Like many young men of his generation, Jack Mates didn’t talk much about what he did or experienced in the military during World War II. He came home, got married, raised a family and pursued a career that would adequately support him, his wife and kids. Reliving war exploits just didn’t’ seem that important to him.
Today, Mates is retired and living comfortably in Southern Nevada where he recently celebrated his 90th birthday with family and friends. The only hint of a military career is a small framed exhibit of six medals affixed on a blue background circling a wallet-sized photo of him as a young soldier in dress uniform. But it’s the medal at the base of this exhibit that, to anyone familiar with its hallowed history, speaks volumes of the humble man who earned it when his country called and he answered without question.
The medal, a Distinguished Flying Cross, is awarded for “heroism or extraordinary achievement while participating in an aerial fight.” Mates, chairman emeritus of the Distinguished Flying Cross Society, says it’s the only military honor awarded by peers or an immediate superior and therefore carries a lot of weight on a personal level.
Mates piloted a B-17 Flying Fortress in the Mediterranean Theater of Operations during World War II; many of his missions were scheduled to drop bombs over Germany targeting airfields, gasoline facilities and factories. Enemy aircraft in the air and on the ground were frequently encountered. Mates was stationed with the 15th Air Force, operating at the time out of a base west of Naples, Italy.
“The flak is hitting all around you while the bombardier controls the plane toward the target,” Mates said of the deadly dance he and his crew faced on routine bombing runs. “Everybody flies in tight formation, 28,000 to 34,000 feet. … You have to keep going no matter how much flak is around you. Sometimes when we came home the plane looked like Swiss cheese from being hit so much, but the B-17 was made to take it”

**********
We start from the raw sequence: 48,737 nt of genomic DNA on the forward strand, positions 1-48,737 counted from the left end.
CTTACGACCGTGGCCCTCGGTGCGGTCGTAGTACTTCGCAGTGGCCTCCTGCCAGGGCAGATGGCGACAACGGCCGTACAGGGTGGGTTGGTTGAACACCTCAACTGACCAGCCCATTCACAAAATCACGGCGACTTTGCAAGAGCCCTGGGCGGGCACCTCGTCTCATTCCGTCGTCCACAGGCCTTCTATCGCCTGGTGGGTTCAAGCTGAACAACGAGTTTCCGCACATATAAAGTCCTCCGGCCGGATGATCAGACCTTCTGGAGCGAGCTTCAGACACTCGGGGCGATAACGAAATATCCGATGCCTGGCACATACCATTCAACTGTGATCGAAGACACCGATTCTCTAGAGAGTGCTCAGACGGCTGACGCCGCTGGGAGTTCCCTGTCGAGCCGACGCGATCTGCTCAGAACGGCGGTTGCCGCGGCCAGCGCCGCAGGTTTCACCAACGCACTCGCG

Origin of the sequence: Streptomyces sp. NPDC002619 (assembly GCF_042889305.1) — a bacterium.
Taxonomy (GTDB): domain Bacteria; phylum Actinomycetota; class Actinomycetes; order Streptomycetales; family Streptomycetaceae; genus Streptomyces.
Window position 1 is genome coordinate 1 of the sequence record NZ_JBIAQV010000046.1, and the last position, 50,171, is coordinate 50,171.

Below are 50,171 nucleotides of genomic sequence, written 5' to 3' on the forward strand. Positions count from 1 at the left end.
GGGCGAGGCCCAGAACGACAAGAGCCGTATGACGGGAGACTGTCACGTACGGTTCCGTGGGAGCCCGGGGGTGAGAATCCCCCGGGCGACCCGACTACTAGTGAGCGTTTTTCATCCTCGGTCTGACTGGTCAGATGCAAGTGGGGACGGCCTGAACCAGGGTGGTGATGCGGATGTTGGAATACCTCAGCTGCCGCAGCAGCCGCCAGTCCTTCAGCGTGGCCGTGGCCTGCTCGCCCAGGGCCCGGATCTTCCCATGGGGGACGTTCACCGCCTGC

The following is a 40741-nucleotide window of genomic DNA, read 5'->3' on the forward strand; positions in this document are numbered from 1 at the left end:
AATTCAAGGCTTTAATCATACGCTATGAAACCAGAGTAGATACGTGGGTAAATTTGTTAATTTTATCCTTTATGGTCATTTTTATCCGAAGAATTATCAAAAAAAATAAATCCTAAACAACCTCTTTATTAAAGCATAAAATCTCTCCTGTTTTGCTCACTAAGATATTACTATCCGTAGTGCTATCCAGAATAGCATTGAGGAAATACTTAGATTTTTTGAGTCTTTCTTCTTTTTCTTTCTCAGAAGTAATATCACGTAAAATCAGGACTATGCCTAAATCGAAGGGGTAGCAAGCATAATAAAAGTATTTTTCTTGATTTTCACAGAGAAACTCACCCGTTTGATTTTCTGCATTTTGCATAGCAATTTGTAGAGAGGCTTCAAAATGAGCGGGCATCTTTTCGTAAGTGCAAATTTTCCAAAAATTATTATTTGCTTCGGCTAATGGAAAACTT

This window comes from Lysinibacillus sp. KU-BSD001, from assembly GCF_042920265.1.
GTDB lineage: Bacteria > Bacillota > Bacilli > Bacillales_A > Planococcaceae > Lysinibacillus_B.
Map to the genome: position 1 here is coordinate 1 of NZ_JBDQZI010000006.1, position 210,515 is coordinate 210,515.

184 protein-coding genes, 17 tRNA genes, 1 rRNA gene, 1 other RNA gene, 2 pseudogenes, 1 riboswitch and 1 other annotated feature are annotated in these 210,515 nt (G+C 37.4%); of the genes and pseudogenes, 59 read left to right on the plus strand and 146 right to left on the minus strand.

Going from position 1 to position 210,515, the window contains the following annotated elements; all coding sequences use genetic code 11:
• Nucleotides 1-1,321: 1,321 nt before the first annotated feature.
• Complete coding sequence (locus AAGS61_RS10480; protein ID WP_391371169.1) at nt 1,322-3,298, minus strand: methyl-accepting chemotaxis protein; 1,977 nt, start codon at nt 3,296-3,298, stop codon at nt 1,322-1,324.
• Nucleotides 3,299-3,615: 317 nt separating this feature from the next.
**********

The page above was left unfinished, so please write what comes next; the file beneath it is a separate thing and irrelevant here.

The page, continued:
Luckily, no one in Mates’ crew was killed out of all the missions they flew, but some were hit by bullets or flak.
“The flak was so thick we used to kid about going out and walking on it,” Mates said with a smile. “We always just hoped that if we got hit a fire wouldn’t start on board, or someone didn’t get killed.”
Mates enlisted at age 19 in November 1942 as a cadet with the Army Air Corps, predecessor of today’s Air Force. He was sent to Nashville, Tenn., for 13 months where he underwent extensive testing and was told he qualified to become a pilot. In March 1944 Mates received his wings to fly multiengine planes.
At Lockbourne Air Force Base near Columbus, Ohio, the novice flier received advanced training on US-78 aircraft, affectionately dubbed the “Bamboo Bomber” because of its wooden construction. After this Mates was certified to fly “Heavies,” which at the time included B-17s and B-24s.
Mates says he was credited with flying 61 missions, most of which were over Germany. Every time he flew over the Alps, he was given two mission credits for the journey.
“The Tuskegee Airmen were some of the first fighter pilots to protect us,” Mates says. “They were based out of Italy and escorted us on bombings.”
The only close call Mates remembers, where he thought he might have to ditch the plane and parachute out, was when he lost two engines on his way home to Italy. The gauges read extremely low fuel levels, so the crew immediately started dumping gear out of the plane to make it lighter. Surprisingly, in spite of what the gauges read, they were able to land safely — with only about three gallons of fuel left.
“That was the first time … I thought we weren’t going to make it,” Mates said. “The second time was when we were flying over Gulf Port, Miss., when we hit a storm near New Orleans. I was afraid we were going to flip. The B-17 wasn’t made to fly once you get over 45 degrees.”
But luckily, Mates was able to straighten the plane out and land safely, surviving another storm in his illustrious military career.
Mates was still stationed in Naples when World War II ended. Soon afterward, he was sent back to Lockbourne and reassigned, of all things, to the motor pool. He never flew planes again after his discharge in November 1948.
Mates went on to pursue a marketing career in a unique new product called Velcro, which was becoming commercially successful in the 1950s. He would eventually become the president and CEO of Velcro USA, one of several divisions of Velcro Corp. that included several international divisions.
The Distinguished Flying Cross Society was conceived by Alexander Ciurczak, a retired Air Force captain who was twice awarded the cross. He, along with Mates, Bill Coats and Wayne Turner set the wheels in motion to form the society and, on the 50th anniversary of D-Day (June 6, 1944), the Distinguished Flying Cross Society became an official nonprofit organization.
The goals of the society are to keep in touch with its 6,000 members and to promote education about the war, especially with younger generations.
“We want younger generations to know going to war was a job that had to be done,” Mates says. “We never discussed it when we came home. … It was an experience that money couldn’t buy. It was a great opportunity for fellows from different parts of the nation to get together and to understand that there are other things going on in the world. It made a hell of a difference in my life.”